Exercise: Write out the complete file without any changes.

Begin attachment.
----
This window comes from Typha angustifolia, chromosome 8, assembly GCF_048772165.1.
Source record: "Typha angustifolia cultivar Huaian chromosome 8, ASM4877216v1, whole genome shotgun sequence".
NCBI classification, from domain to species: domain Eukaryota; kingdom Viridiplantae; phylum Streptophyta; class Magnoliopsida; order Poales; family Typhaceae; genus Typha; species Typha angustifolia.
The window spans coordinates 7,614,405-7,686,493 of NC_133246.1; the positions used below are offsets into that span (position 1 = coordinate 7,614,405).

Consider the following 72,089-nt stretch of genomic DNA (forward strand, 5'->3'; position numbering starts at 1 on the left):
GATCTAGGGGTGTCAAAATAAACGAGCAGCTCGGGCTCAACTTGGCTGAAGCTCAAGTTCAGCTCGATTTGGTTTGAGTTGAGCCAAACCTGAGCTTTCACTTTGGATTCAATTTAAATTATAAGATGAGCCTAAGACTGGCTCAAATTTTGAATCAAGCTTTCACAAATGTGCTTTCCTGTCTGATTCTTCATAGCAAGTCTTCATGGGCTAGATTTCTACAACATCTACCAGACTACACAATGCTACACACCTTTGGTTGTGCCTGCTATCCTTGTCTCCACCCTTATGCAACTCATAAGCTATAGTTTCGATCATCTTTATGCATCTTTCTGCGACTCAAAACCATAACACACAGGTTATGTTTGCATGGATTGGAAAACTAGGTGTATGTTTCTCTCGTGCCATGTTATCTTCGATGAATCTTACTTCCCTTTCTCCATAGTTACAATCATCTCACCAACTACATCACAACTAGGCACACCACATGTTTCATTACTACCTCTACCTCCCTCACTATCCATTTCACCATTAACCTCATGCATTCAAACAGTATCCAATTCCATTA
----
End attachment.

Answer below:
This window comes from Typha angustifolia, chromosome 8, assembly GCF_048772165.1.
Source record: "Typha angustifolia cultivar Huaian chromosome 8, ASM4877216v1, whole genome shotgun sequence".
NCBI classification, from domain to species: domain Eukaryota; kingdom Viridiplantae; phylum Streptophyta; class Magnoliopsida; order Poales; family Typhaceae; genus Typha; species Typha angustifolia.
The window spans coordinates 7,614,405-7,686,493 of NC_133246.1; the positions used below are offsets into that span (position 1 = coordinate 7,614,405).

Consider the following 72,089-nt stretch of genomic DNA (forward strand, 5'->3'; position numbering starts at 1 on the left):
GATCTAGGGGTGTCAAAATAAACGAGCAGCTCGGGCTCAACTTGGCTGAAGCTCAAGTTCAGCTCGATTTGGTTTGAGTTGAGCCAAACCTGAGCTTTCACTTTGGATTCAATTTAAATTATAAGATGAGCCTAAGACTGGCTCAAATTTTGAATCAAGCTTTCACAAATGTGCTTTCCTGTCTGATTCTTCATAGCAAGTCTTCATGGGCTAGATTTCTACAACATCTACCAGACTACACAATGCTACACACCTTTGGTTGTGCCTGCTATCCTTGTCTCCACCCTTATGCAACTCATAAGCTATAGTTTCGATCATCTTTATGCATCTTTCTGCGACTCAAAACCATAACACACAGGTTATGTTTGCATGGATTGGAAAACTAGGTGTATGTTTCTCTCGTGCCATGTTATCTTCGATGAATCTTACTTCCCTTTCTCCATAGTTACAATCATCTCACCAACTACATCACAACTAGGCACACCACATGTTTCATTACTACCTCTACCTCCCTCACTATCCATTTCACCATTAACCTCATGCATTCAAACAGTATCCAATTCCATTA